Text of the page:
• Murphy, who became the first true freshmen to start an opener since 2015, started each of the first 3 games of the season before his injury on Nov. 13. He returned to play 18 minutes against Saint Louis (12/29/19) before starting 11 Big 12 games and averaging 25.2 minutes per game. He has missed the last 3 games after reinjuring the same knee. He is averaging 5.2 points on 40.7 percent shooting with 3.7 rebounds per game.
  • Antonio Gordon has seen action in 24 games, averaging 18.0 minutes per game. He is averaging 4.4 points and 3.8 rebounds per game. He had his best game of the season at Texas Tech (2/19/20), scoring a season-high 14 points on 6-of-7 field goals to go with a game-high 8 rebounds.

EZEAGU JOINS TEAM JAN. 17

  • Head coach Bruce Weber announced on January 17 that transfer forward Kaosi Ezeagu (Brampton, Ontario/GTA Prep/UTEP) has signed a scholarship agreement to join the men’s basketball team. He will have three years of eligibility once he sits out the required time as a Division I transfer.
  • Ezeagu will enroll at K-State for the spring semester and will be able to start practicing with the team. He will have to sit out for the reminder of the 2019-20 season and the first semester of the 2020-21 season before being eligible in mid-December 2020.   
  • A 6-foot-10, 245-pound forward from Brampton, Ontario, Ezeagu played one season at UTEP for head coach Rodney Terry in 2018-19. He played in all 29 games for the Miners as a true freshman, averaging 3.2 points on a team-best 56.9 percent shooting (37-of-65) with 3.4 rebounds and 0.8 blocks in 12.4 minutes per game. He led the team with 24 blocked shots with at least 2 blocks in eight contests. Twice he scored in double figures, including 10 in his first game against UTPB on Nov. 16, 2018 and a season-best 12 against Middle Tennessee State on March 6, 2019.
  • Ezeagu was born in the Bahamas but went to prep school in Brampton, Ontario, where he was rated one of the top prep players in Canada after averaging 11.4 points and 10.4 rebounds at GTA Prep in 2017-18.

RECAPPING NON-CONFERENCE HISTORY

  • K-State concluded non-conference play with the 77-74 loss at Alabama in the Big 12/SEC Challenge on Jan. 25. Despite the setback, the Wildcats finished with a winning record in non-conference play for 14th season in a row.
  • K-State has a 111-8 (.932) record at home venues (includes home games played at Bramlage Coliseum, INTRUST Bank Arena in Wichita and the Sprint Center in Kansas City) in non-conference play dating back to the 2006-07 season, including a 102-6 (.944) mark at Bramlage Coliseum.
  • Despite seeing their 33-game winning streak end at Bramlage Coliseum with a loss to Marquette on Dec. 7, the Wildcats have still won 98 of their last 104 non-conference home games. The last home non-conference loss before Marquette came against Georgia, 50-46, on Dec. 31, 2014.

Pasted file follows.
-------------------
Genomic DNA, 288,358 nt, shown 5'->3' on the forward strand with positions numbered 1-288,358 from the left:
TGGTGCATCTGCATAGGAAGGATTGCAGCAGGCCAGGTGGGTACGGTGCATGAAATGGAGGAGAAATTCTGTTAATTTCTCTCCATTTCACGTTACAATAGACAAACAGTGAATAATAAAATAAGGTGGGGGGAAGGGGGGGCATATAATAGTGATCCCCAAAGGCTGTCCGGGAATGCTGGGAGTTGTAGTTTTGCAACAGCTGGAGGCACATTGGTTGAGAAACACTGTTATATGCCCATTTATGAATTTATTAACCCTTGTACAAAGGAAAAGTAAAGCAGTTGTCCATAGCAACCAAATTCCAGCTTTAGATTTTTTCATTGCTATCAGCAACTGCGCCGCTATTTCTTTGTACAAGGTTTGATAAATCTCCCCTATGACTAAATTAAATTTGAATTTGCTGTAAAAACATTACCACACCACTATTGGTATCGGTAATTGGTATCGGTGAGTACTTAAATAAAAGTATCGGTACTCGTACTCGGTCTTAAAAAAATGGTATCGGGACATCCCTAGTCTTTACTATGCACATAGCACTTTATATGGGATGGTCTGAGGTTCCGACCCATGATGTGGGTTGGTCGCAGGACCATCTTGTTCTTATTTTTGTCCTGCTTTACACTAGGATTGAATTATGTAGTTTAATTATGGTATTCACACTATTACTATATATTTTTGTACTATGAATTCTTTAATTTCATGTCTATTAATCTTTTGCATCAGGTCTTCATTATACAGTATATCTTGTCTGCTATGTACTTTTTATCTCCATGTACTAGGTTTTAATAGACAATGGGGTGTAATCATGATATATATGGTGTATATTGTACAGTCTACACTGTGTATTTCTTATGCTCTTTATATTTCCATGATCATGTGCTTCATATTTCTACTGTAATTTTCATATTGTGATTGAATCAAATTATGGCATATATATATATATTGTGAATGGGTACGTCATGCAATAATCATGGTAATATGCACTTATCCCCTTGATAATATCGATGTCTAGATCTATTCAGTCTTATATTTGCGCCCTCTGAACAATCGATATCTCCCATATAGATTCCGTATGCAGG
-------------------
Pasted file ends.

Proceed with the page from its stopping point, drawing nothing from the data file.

• K-State has posted a 147-42 (.781) record in non-conference play since the 2006-07 season, which includes a 10-3 (.769) mark in 2018-19. The team has posted double-digit non-conference wins in 12 of the last 13 years.
  • Since going 7-6 in non-conference in 2014-15, which included back-to-back losses to Texas Southern and Georgia, the Wildcats has won double-digit non-conference games each of the past four seasons and is 50-15 (.781) in non-conference play since the start of 2015-16 season.

WEBER NAMED USA BASKETBALL CO-NATIONAL COACH OF THE YEAR

  • After leading Team USA to a gold medal at the FIBA U19 World Cup this past summer, K-State men’s basketball coach Bruce Weber was selected as the co-recipient of the 2019 USA Basketball National Coach of the Year award.
  • Weber shared the honor with Louisville women’s basketball coach Jeff Walz, who also led the USA Women’s U19 World Cup Team to a gold medal on July 20-28 in Bangkok, Thailand.
  • Since 1996, USA Basketball has awarded its National Coach of the Year honor to a USA Basketball head coach, who during the year of the award, made a significant impact on the success of the individual athlete and team performance at the highest levels of competition in a manner consistent with the highest ethical, professional and moral standards.
  • Weber, who served as a head coach in the USA Basketball system for the first time in his career, led Team USA to their seventh gold medal at the FIBA (International Basketball Federation) U19 World Cup, including the first since 2015, with a perfect 7-0 record. Team USA capped their perfect performance with a 93-79 win over Mali in the gold-medal game in Greece on July 7.
  • Team USA averaged better than 100 points per game and won the tournament by an average of 28.7 points per game, including victories over New Zealand (111-71), Lithuania (102-84) and Senegal (87-58) to capture Group A then wins over Latvia (116-66) in the group of 16, Russia (95-80) in the medal round, Lithuania (102-67) in the semifinals and Mali (93-79) in the finals. The team ranked first in points per game (100.9), field goal percentage (.475), assists per game (28.6 apg.) and steals per game (15.9 spg.).

UP NEXT: IOWA STATE (12-17, 5-11 Big 12)

  • K-State wraps up the regular season on Saturday, as the Wildcats play host to Iowa State (12-17, 5-11 Big 12) at 3 p.m., CT at Bramlage Coliseum. There will be a pre-game ceremony to honor four senior managers as well as senior players Pierson McAtee, Makol Mawien and Xavier Sneed. The Cyclones won the first meeting, 73-63, on Feb. 8 and will be looking to sweep the regular season series for the first time since 2017.